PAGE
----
Abstract: This paper documents that small-cap mutual funds allocate on average 27% of their portfolio to mid- and large-cap stocks. We find that larger and older small-cap funds are more likely to hold mid- and large-cap stocks, consistent with funds straying from their objective over time. Funds that invest heavily in mid- and large-cap stocks expose their investors to unanticipated risks but investors do not experience higher abnormal returns or performance persistence overall. These funds did outperform their peers by 3% annually in the most recent period between January 2003 and March 2010.
with Rabih Moussawi and Ke Shen
Abstract: The immense growth of ETFs is often attributed to their intraday liquidity and low expenses, which are favored by short-term investors. This paper argues that lesser known, yet economically significant, tax elimination and deferral features of ETFs’ security design are critical to their success in the last two decades. By relying on the in-kind redemption exemption, authorized participants help ETFs avoid distributing realized capital gains and reduce their tax overhang, partly by deploying “heartbeat” trades. We estimate that the tax efficiency of ETFs relative to mutual funds increases long-term investors’ after-tax returns by an average of 0.92% per year in recent years. Exploiting cross-sectional and time-series variations in investors’ tax burden, we document that tax efficiency is likely the driver of the capital migration by high-net-worth investors from active mutual funds into ETFs. Our results suggest an equilibrium where taxable mutual fund assets migrate or convert to ETFs.
Are Hedge Fund Capacity Constraints Binding? Evidence on Scale and Competition
with Charles Cao and Tim Simin
Abstract: An important question in hedge fund management is whether hedge funds experience decreasing returns to scale, as hedge fund managers often pursue arbitrage opportunities which are limited and short-lived. Extant literature has presented evidence of decreasing returns to scale at the hedge fund level based on OLS regressions. Employing a recently developed, unbiased estimation method based on recursive demeaning, we find no evidence of decreasing returns to scale at the hedge fund level. However, we do find evidence that hedge fund returns are decreasing in industry size. Further tests suggest that inter-hedge fund competition drives this result. Additionally, we examine the evolution of raw managerial skill of hedge funds over time and find that while fund performance deteriorates as funds grow older, controlling for this deterioration does not mitigate the detrimental effects on performance due to the industry becoming more competitive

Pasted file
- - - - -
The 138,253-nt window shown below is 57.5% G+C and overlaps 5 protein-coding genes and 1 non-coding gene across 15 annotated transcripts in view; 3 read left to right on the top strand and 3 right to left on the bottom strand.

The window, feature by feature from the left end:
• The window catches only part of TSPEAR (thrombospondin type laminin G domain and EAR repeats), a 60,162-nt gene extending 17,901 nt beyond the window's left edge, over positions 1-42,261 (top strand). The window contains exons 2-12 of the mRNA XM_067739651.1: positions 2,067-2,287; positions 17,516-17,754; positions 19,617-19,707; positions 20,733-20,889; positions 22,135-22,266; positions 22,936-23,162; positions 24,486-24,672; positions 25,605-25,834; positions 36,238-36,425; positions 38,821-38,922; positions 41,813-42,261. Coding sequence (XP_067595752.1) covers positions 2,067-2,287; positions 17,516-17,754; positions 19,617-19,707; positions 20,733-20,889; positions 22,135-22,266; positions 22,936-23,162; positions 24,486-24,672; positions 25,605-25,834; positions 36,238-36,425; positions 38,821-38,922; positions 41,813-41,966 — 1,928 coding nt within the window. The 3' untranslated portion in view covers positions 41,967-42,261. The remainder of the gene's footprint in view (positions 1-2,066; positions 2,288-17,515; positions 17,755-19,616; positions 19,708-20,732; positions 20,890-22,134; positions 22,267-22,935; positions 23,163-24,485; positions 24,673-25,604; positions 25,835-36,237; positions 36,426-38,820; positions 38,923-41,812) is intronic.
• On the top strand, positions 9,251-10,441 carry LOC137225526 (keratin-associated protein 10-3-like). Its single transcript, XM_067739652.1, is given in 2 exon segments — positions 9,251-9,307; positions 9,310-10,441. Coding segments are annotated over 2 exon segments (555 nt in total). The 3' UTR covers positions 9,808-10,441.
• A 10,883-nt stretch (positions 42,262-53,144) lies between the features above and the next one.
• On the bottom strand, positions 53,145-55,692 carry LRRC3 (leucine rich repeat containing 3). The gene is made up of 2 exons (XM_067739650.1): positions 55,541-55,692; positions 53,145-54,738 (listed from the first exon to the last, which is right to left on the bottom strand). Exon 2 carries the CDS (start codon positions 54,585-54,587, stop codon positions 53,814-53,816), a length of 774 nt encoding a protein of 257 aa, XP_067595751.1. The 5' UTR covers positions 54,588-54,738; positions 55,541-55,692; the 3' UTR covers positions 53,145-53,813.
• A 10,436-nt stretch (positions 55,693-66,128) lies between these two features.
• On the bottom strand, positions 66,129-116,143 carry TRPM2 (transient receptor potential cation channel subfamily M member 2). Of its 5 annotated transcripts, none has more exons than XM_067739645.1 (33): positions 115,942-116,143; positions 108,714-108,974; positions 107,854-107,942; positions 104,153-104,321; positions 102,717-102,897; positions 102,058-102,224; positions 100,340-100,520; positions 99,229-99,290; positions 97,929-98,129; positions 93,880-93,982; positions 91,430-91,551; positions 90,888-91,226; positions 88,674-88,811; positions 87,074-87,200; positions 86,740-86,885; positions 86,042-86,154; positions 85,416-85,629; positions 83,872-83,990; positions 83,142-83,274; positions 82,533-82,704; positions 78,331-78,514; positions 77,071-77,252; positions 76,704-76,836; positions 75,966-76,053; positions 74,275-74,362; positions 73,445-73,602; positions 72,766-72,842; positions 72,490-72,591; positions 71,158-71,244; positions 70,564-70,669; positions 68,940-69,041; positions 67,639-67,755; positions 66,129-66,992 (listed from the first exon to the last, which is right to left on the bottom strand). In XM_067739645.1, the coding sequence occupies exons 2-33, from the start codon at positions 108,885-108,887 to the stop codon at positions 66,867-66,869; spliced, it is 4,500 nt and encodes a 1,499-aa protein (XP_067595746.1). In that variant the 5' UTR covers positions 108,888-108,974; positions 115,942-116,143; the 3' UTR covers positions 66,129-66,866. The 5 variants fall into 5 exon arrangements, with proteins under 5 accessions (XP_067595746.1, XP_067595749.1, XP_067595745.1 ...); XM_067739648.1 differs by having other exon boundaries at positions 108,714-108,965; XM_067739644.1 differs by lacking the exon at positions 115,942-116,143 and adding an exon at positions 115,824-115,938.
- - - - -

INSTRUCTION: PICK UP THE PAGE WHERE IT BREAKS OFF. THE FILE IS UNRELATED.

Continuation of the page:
A few programs that I wrote for my own research or to replicate other researchers' papers can be found on my GitHub page, embedded below. Most of my code is written in SAS or Python, but I also like to use MatLab and Stata from time to time.
The following is a selection of websites and software products that I enjoy using:
Popular Python distribution for data science and machine learning
Tool that provides insights into FOIA requests
Network visualization tool
Form ADV information
High-level programming language for simulations and matrix oriented computations
Online LaTeX editor that allows for collaboration
Statistical software suite that is very fast on large datasets
Access company filings
Collaboration software that facilitates teamwork and logs conversations
Statistical software package that makes regressions easy to perform
Python source code editor with debugger
My research interests lie in the areas of empirical asset pricing, institutional investors, and alternative investments. I have worked on a variety of projects concerning mutual funds, hedge funds, indexing, and investor behavior. Recently, I have started exploring other areas such as crypto-currencies and machine learning as well.
Together with Paul Hanouna, I organize The Robert T. LeClair Finance Department Seminar Series. I am also a member of the VU Women in Tech committee and the Faculty Service Evaluation committee.